Many people find the notion that monetary considerations should play a role in religious teachings demeaning. Religious issues should not be "tainted" by the all powerful dollar, by the intrusion of the secular unto the holy. Such an argument is foreign to Judaism on both practical and ideological grounds. Like it or not most of life's key decisions are greatly impacted by financial considerations. We spend most of our waking hours engaged in the pursuit of money - a pursuit that can have much religious value. It should not be surprising that there are more mitzvoth related to the economic sphere that to any other in Judaism. We need much guidance in this crucial area of life.
By examining a person's relationship to money, how they earn it, how they spend it and with whom they share it we gain insight into one's true character. With character development arguably the fundamental goal of Judaism, and considering the role of money in such development, we can readily understand the Talmudic assertion that G-d's judgment begins with an examination of our monetary dealings. All this should come as no surprise to the religious thinker.
What may be surprising to some is that the way in which Jewish law is applied varies depending on the financial status of the questioner. We are not discussing only charity obligations or monies one should spend beautifying our mitzvoth. This "flexibility" includes such areas as what foods one may eat or even aspects of Shabbat observance. An accidental mixing of meat and milk might be permissible for one yet forbidden to another, the determining factor being their financial means.
"The Torah takes mercy on the money of the Jewish people" is a hallowed principle of Jewish law. It highlights the fact that Jewish law is both an art and a science. While technical data and proficiency are the basic building blocks of any legal ruling socioeconomic, cultural and communal factors refine the ruling so that it is properly applied to the questioner given their particular set of circumstances.
Despite its importance, the aforementioned principle should not be misunderstood. Its applicability is limited to rabbinic law and to cases of biblical law in which a generally rejected interpretation is accepted due to extreme financial hardship. Financial considerations play no role when an explicit biblical law is being violated; only potential danger to life can serve as a mandate to override the law. One should not be critical of those who due to financial considerations gave up much of Jewish law - we can not be certain how we might act in a similarly desperate situation. However the heroic efforts of those immigrants to North America whose refusal to work on Shabbat forced them to look for new jobs every Monday, must inspire us who thankfully can, with ease, take off work for "religious reasons".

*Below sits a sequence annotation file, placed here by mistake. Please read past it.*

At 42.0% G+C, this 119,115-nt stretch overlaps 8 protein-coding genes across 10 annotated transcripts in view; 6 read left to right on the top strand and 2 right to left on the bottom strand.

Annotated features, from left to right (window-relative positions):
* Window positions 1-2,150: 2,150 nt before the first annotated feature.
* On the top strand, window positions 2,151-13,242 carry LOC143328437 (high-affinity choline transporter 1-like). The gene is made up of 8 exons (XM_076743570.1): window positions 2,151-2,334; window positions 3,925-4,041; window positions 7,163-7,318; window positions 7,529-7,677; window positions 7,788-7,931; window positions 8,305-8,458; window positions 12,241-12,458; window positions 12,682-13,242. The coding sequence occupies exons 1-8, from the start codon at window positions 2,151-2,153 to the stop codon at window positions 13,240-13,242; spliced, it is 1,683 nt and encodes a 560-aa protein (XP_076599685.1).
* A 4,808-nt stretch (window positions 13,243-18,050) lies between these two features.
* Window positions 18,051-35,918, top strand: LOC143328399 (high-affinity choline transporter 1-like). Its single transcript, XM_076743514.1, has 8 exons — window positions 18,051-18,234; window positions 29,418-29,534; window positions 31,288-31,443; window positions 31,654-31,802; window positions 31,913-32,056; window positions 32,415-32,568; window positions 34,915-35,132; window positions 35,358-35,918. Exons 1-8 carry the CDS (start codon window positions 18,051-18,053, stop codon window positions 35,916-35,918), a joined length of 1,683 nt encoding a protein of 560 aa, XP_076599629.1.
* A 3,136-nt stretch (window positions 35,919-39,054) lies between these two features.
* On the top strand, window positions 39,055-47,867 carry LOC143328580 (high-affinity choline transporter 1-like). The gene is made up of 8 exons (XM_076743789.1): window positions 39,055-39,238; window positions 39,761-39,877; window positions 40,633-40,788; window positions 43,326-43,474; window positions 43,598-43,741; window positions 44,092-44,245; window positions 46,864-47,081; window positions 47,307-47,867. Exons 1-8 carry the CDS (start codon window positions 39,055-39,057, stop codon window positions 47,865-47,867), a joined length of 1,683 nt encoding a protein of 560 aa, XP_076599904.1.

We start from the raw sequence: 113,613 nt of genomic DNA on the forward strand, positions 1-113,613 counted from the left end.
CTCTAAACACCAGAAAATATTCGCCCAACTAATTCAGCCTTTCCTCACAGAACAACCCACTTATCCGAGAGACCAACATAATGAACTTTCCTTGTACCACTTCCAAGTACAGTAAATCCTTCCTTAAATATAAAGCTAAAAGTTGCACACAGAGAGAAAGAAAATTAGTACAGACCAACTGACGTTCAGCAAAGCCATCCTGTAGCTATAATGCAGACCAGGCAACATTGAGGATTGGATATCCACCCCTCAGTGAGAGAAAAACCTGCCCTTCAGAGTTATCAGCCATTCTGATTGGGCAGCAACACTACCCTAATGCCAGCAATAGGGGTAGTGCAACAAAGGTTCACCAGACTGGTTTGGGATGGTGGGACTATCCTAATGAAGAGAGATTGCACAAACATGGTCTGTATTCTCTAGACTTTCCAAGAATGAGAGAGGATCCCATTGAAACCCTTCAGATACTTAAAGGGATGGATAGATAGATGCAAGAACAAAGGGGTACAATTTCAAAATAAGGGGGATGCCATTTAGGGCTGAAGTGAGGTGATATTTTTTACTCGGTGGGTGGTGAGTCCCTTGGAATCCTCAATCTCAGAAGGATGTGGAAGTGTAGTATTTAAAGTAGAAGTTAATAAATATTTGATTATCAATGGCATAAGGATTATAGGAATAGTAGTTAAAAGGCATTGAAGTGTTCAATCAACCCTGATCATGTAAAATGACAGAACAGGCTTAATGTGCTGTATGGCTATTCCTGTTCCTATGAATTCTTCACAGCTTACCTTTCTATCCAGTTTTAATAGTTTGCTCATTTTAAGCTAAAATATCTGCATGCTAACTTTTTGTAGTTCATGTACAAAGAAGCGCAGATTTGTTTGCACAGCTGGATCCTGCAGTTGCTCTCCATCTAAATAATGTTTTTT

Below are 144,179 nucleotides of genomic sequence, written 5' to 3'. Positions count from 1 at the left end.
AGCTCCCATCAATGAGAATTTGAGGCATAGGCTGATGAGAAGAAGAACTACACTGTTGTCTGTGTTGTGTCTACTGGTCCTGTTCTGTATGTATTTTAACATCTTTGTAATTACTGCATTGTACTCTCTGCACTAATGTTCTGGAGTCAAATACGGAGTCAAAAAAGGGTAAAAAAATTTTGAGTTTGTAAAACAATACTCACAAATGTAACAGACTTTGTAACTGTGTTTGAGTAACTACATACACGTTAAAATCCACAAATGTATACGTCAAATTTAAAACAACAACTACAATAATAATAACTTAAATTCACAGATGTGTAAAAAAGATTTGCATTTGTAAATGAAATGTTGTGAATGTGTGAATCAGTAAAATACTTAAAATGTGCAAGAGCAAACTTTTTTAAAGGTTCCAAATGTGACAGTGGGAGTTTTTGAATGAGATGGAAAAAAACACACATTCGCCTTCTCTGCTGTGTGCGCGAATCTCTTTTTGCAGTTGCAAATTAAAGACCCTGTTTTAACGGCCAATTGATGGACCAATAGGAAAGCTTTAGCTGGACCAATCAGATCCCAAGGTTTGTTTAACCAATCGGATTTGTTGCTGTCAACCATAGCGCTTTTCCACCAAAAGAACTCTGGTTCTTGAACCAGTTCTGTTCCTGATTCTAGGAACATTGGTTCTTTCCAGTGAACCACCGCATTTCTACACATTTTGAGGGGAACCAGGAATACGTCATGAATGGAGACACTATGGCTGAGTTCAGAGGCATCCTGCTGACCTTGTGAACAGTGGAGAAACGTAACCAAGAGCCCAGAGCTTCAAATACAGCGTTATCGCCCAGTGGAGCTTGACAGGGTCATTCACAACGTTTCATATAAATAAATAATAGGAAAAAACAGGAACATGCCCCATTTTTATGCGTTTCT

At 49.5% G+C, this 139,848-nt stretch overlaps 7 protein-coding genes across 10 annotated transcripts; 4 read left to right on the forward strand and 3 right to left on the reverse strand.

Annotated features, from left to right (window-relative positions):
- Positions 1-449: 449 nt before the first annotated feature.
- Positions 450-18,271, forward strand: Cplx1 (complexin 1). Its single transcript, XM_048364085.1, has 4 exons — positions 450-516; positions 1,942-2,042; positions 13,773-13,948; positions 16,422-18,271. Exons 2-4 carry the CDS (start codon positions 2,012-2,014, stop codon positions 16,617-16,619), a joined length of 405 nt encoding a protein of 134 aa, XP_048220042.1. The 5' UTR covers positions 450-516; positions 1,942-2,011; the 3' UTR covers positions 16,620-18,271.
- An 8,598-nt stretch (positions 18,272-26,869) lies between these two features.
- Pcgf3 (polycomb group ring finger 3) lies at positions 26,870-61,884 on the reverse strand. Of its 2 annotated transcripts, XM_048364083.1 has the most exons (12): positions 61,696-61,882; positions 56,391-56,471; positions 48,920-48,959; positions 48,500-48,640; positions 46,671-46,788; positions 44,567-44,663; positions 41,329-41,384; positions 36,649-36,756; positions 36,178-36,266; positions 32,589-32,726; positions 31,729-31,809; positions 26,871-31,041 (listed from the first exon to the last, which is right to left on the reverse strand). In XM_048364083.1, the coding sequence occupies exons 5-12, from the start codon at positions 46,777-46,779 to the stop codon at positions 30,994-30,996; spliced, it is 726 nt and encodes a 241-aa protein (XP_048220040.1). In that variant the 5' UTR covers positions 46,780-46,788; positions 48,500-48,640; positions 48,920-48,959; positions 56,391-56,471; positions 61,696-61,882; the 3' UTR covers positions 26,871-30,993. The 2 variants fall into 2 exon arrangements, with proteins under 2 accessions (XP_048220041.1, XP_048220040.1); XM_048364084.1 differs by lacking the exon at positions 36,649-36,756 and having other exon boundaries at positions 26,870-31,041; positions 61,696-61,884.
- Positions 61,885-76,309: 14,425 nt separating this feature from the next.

Monetary considerations play an even greater role in decisions affecting the people of Israel. Thus many rabbinic authorities have authorized the "selling of the land" of Israel during the Sabbatical year (which we are currently in). Initially the sale enabled the 19 th century settlers of the land to remain in Israel - ceasing work on the land for a year would have meant emigration from the land; today it serves to prevent the loss of hundreds of millions of dollars to the Israeli economy. Additionally there is the political angle - a factor that must not be overlooked in questions affecting the State of Israel. Without use of this legal loophole, allowing farmers to work the land and sell the produce grown, food must be imported from Gaza thereby providing funds to those who continue to terrorize our people.